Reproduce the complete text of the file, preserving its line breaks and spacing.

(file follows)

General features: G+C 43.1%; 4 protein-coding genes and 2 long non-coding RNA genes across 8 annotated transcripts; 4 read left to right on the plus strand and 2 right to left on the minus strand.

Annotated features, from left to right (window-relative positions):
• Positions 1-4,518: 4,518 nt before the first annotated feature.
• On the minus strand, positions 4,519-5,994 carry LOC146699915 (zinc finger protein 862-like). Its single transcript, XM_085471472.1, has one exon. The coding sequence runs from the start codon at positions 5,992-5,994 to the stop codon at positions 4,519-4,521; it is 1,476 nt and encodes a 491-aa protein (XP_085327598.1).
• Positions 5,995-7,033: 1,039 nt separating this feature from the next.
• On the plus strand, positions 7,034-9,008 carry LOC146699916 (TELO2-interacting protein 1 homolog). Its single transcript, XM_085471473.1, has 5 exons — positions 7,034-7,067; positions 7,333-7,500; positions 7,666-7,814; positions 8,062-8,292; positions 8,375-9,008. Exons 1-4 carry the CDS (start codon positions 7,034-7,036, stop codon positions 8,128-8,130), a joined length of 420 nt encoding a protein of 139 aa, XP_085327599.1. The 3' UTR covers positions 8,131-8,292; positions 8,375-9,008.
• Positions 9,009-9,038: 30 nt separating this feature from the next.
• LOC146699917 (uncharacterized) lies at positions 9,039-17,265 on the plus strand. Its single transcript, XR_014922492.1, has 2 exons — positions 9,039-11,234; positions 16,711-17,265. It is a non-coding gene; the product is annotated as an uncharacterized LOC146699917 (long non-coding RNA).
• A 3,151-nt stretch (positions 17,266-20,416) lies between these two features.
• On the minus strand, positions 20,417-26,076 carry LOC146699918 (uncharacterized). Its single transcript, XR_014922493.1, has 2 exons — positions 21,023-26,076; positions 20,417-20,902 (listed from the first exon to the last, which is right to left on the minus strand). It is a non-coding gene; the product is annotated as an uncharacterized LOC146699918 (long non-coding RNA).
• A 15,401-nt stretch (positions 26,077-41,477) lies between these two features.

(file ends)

General features: G+C 43.1%; 4 protein-coding genes and 2 long non-coding RNA genes across 8 annotated transcripts; 4 read left to right on the plus strand and 2 right to left on the minus strand.

Annotated features, from left to right (window-relative positions):
• Positions 1-4,518: 4,518 nt before the first annotated feature.
• On the minus strand, positions 4,519-5,994 carry LOC146699915 (zinc finger protein 862-like). Its single transcript, XM_085471472.1, has one exon. The coding sequence runs from the start codon at positions 5,992-5,994 to the stop codon at positions 4,519-4,521; it is 1,476 nt and encodes a 491-aa protein (XP_085327598.1).
• Positions 5,995-7,033: 1,039 nt separating this feature from the next.
• On the plus strand, positions 7,034-9,008 carry LOC146699916 (TELO2-interacting protein 1 homolog). Its single transcript, XM_085471473.1, has 5 exons — positions 7,034-7,067; positions 7,333-7,500; positions 7,666-7,814; positions 8,062-8,292; positions 8,375-9,008. Exons 1-4 carry the CDS (start codon positions 7,034-7,036, stop codon positions 8,128-8,130), a joined length of 420 nt encoding a protein of 139 aa, XP_085327599.1. The 3' UTR covers positions 8,131-8,292; positions 8,375-9,008.
• Positions 9,009-9,038: 30 nt separating this feature from the next.
• LOC146699917 (uncharacterized) lies at positions 9,039-17,265 on the plus strand. Its single transcript, XR_014922492.1, has 2 exons — positions 9,039-11,234; positions 16,711-17,265. It is a non-coding gene; the product is annotated as an uncharacterized LOC146699917 (long non-coding RNA).
• A 3,151-nt stretch (positions 17,266-20,416) lies between these two features.
• On the minus strand, positions 20,417-26,076 carry LOC146699918 (uncharacterized). Its single transcript, XR_014922493.1, has 2 exons — positions 21,023-26,076; positions 20,417-20,902 (listed from the first exon to the last, which is right to left on the minus strand). It is a non-coding gene; the product is annotated as an uncharacterized LOC146699918 (long non-coding RNA).
• A 15,401-nt stretch (positions 26,077-41,477) lies between these two features.